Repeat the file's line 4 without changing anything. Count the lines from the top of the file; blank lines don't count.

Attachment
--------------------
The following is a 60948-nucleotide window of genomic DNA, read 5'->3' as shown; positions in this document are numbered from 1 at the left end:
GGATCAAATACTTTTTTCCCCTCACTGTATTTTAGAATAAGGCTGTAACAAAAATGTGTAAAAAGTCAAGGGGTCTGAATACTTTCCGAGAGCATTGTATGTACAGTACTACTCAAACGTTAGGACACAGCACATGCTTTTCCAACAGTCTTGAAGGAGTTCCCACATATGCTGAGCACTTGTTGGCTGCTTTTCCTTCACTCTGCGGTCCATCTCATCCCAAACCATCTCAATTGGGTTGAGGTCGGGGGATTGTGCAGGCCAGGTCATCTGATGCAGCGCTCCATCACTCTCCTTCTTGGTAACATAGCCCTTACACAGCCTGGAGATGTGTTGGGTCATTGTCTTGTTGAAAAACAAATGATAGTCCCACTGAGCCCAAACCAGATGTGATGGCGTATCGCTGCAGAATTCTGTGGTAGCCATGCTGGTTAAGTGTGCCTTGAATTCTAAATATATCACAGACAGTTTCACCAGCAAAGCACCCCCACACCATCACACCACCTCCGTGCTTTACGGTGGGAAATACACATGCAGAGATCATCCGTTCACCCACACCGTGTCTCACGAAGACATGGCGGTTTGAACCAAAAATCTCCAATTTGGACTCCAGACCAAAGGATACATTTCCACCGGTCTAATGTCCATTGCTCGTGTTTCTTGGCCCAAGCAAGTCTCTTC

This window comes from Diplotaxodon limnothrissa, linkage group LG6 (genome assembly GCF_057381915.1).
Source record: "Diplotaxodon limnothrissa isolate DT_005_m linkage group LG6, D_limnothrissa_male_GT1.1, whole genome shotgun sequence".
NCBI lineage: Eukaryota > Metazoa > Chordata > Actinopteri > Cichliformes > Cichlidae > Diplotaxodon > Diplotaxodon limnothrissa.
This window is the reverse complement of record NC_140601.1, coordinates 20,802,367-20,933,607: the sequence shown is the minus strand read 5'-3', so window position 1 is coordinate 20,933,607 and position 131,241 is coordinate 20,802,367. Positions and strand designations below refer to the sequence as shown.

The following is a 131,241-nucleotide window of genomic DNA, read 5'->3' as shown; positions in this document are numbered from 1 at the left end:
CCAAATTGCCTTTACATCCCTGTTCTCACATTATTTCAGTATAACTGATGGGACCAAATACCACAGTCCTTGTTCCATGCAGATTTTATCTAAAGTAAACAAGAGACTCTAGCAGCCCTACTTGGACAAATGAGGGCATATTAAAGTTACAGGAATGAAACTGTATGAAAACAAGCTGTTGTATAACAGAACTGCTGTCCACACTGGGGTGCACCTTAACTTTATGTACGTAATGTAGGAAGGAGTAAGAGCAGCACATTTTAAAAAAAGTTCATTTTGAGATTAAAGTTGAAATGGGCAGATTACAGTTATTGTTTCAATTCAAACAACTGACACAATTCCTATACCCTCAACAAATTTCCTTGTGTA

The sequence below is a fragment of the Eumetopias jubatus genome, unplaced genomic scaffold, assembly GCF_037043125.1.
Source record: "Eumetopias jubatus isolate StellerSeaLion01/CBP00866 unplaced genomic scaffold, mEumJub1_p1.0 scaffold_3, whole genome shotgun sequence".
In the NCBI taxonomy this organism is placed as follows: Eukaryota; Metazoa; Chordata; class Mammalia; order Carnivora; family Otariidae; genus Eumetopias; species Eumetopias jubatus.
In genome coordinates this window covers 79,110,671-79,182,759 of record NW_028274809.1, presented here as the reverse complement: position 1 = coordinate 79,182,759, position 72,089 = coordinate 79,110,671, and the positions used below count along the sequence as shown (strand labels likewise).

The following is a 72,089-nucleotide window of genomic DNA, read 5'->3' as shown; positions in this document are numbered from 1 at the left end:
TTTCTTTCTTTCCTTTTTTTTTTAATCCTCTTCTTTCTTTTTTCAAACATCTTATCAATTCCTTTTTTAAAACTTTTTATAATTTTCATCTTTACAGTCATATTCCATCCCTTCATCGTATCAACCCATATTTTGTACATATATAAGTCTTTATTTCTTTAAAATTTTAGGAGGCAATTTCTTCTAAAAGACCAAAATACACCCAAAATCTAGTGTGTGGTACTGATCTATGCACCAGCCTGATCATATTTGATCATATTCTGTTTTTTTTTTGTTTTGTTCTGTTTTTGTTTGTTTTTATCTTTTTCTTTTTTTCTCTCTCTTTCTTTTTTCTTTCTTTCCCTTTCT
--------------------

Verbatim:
Source record: "Diplotaxodon limnothrissa isolate DT_005_m linkage group LG6, D_limnothrissa_male_GT1.1, whole genome shotgun sequence".